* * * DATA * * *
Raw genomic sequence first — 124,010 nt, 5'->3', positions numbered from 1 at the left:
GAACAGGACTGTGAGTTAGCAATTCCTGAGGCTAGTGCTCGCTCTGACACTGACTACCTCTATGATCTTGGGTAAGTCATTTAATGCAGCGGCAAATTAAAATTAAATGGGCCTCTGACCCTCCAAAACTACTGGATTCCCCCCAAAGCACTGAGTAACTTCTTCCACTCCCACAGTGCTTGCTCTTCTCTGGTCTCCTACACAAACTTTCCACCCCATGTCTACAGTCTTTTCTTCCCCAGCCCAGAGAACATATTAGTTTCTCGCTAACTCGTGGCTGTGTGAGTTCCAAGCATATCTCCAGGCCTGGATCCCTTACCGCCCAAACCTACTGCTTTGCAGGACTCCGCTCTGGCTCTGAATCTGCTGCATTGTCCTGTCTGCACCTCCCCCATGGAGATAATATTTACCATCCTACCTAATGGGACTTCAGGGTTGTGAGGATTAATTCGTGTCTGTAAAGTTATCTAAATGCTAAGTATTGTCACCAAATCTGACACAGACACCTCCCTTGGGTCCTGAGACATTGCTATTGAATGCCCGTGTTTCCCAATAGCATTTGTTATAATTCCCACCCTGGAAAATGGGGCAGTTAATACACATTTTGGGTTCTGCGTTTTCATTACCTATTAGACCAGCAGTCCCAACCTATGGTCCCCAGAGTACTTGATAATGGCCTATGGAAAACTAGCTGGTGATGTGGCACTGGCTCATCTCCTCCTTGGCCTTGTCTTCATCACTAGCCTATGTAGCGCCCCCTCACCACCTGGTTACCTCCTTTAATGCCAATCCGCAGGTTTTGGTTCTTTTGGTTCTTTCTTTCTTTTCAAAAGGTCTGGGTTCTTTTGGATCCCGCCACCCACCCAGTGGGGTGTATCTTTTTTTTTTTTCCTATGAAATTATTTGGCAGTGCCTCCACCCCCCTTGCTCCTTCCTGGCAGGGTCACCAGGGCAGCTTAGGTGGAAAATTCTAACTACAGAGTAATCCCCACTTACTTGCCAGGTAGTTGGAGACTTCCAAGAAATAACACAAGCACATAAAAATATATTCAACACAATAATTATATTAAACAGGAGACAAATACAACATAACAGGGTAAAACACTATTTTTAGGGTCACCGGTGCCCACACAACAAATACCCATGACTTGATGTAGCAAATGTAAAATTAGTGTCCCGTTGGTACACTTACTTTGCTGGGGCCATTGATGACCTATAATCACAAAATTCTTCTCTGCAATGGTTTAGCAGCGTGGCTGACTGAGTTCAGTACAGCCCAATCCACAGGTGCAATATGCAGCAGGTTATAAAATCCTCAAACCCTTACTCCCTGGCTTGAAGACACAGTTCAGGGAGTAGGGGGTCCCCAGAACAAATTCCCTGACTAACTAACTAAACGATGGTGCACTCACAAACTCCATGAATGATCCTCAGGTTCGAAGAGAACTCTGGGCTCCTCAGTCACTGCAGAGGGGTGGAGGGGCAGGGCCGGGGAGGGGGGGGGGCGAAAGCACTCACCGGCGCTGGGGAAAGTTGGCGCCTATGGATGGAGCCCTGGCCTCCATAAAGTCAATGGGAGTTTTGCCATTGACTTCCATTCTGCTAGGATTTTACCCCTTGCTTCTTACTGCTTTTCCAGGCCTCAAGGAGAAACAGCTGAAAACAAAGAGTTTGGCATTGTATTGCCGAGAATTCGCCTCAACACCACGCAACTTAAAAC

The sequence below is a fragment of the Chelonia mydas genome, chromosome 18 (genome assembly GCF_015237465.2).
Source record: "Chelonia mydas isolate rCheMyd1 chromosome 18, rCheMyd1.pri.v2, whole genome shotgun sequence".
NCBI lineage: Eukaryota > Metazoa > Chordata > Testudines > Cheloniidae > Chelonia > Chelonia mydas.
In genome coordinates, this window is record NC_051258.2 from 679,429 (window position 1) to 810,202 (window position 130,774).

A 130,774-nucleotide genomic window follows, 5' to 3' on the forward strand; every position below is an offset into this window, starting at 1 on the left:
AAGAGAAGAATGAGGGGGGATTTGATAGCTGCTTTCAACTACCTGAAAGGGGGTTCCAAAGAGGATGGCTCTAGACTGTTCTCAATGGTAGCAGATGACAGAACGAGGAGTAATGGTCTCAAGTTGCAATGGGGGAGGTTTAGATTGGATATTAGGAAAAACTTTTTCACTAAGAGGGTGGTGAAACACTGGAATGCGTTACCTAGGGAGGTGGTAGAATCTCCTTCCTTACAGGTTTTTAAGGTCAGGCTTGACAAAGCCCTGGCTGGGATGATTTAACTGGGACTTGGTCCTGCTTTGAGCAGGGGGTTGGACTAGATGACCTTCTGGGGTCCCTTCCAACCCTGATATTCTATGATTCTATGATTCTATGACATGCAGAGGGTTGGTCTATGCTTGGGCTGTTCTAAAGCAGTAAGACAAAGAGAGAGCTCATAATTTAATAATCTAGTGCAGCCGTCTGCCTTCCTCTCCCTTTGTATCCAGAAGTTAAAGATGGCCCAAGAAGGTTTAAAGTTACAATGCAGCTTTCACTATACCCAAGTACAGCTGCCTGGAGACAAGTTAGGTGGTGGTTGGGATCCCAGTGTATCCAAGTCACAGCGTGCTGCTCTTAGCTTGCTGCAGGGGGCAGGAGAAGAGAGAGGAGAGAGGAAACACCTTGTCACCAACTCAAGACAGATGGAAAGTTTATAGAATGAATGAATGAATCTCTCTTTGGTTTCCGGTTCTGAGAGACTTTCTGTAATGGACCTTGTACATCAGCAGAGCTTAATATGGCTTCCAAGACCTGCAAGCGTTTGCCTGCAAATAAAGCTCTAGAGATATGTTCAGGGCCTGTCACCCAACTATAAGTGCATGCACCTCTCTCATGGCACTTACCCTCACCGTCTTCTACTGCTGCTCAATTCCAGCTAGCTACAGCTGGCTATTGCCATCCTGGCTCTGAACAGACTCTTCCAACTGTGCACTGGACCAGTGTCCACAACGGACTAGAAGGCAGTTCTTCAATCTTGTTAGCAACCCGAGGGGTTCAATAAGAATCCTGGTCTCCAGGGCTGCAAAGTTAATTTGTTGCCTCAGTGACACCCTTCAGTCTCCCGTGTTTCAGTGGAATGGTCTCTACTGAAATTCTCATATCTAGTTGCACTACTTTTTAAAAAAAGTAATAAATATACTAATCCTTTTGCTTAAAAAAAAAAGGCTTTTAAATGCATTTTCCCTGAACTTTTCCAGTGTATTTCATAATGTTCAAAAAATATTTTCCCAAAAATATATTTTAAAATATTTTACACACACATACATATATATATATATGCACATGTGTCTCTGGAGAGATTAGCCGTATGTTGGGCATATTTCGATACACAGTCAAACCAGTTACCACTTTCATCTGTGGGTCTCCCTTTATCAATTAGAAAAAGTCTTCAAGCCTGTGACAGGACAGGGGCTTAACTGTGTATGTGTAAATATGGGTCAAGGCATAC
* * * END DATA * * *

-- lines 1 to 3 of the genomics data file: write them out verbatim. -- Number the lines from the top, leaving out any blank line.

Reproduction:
Raw genomic sequence first — 124,010 nt, 5'->3', positions numbered from 1 at the left:
GAACAGGACTGTGAGTTAGCAATTCCTGAGGCTAGTGCTCGCTCTGACACTGACTACCTCTATGATCTTGGGTAAGTCATTTAATGCAGCGGCAAATTAAAATTAAATGGGCCTCTGACCCTCCAAAACTACTGGATTCCCCCCAAAGCACTGAGTAACTTCTTCCACTCCCACAGTGCTTGCTCTTCTCTGGTCTCCTACACAAACTTTCCACCCCATGTCTACAGTCTTTTCTTCCCCAGCCCAGAGAACATATTAGTTTCTCGCTAACTCGTGGCTGTGTGAGTTCCAAGCATATCTCCAGGCCTGGATCCCTTACCGCCCAAACCTACTGCTTTGCAGGACTCCGCTCTGGCTCTGAATCTGCTGCATTGTCCTGTCTGCACCTCCCCCATGGAGATAATATTTACCATCCTACCTAATGGGACTTCAGGGTTGTGAGGATTAATTCGTGTCTGTAAAGTTATCTAAATGCTAAGTATTGTCACCAAATCTGACACAGACACCTCCCTTGGGTCCTGAGACATTGCTATTGAATGCCCGTGTTTCCCAATAGCATTTGTTATAATTCCCACCCTGGAAAATGGGGCAGTTAATACACATTTTGGGTTCTGCGTTTTCATTACCTATTAGACCAGCAGTCCCAACCTATGGTCCCCAGAGTACTTGATAATGGCCTATGGAAAACTAGCTGGTGATGTGGCACTGGCTCATCTCCTCCTTGGCCTTGTCTTCATCACTAGCCTATGTAGCGCCCCCTCACCACCTGGTTACCTCCTTTAATGCCAATCCGCAGGTTTTGGTTCTTTTGGTTCTTTCTTTCTTTTCAAAAGGTCTGGGTTCTTTTGGATCCCGCCACCCACCCAGTGGGGTGTATCTTTTTTTTTTTTCCTATGAAATTATTTGGCAGTGCCTCCACCCCCCTTGCTCCTTCCTGGCAGGGTCACCAGGGCAGCTTAGGTGGAAAATTCTAACTACAGAGTAATCCCCACTTACTTGCCAGGTAGTTGGAGACTTCCAAGAAATAACACAAGCACATAAAAATATATTCAACACAATAATTATATTAAACAGGAGACAAATACAACATAACAGGGTAAAACACTATTTTTAGGGTCACCGGTGCCCACACAACAAATACCCATGACTTGATGTAGCAAATGTAAAATTAGTGTCCCGTTGGTACACTTACTTTGCTGGGGCCATTGATGACCTATAATCACAAAATTCTTCTCTGCAATGGTTTAGCAGCGTGGCTGACTGAGTTCAGTACAGCCCAATCCACAGGTGCAATATGCAGCAGGTTATAAAATCCTCAAACCCTTACTCCCTGGCTTGAAGACACAGTTCAGGGAGTAGGGGGTCCCCAGAACAAATTCCCTGACTAACTAACTAAACGATGGTGCACTCACAAACTCCATGAATGATCCTCAGGTTCGAAGAGAACTCTGGGCTCCTCAGTCACTGCAGAGGGGTGGAGGGGCAGGGCCGGGGAGGGGGGGGGGCGAAAGCACTCACCGGCGCTGGGGAAAGTTGGCGCCTATGGATGGAGCCCTGGCCTCCATAAAGTCAATGGGAGTTTTGCCATTGACTTCCATTCTGCTAGGATTTTACCCCTTGCTTCTTACTGCTTTTCCAGGCCTCAAGGAGAAACAGCTGAAAACAAAGAGTTTGGCATTGTATTGCCGAGAATTCGCCTCAACACCACGCAACTTAAAAC

The sequence below is a fragment of the Chelonia mydas genome, chromosome 18 (genome assembly GCF_015237465.2).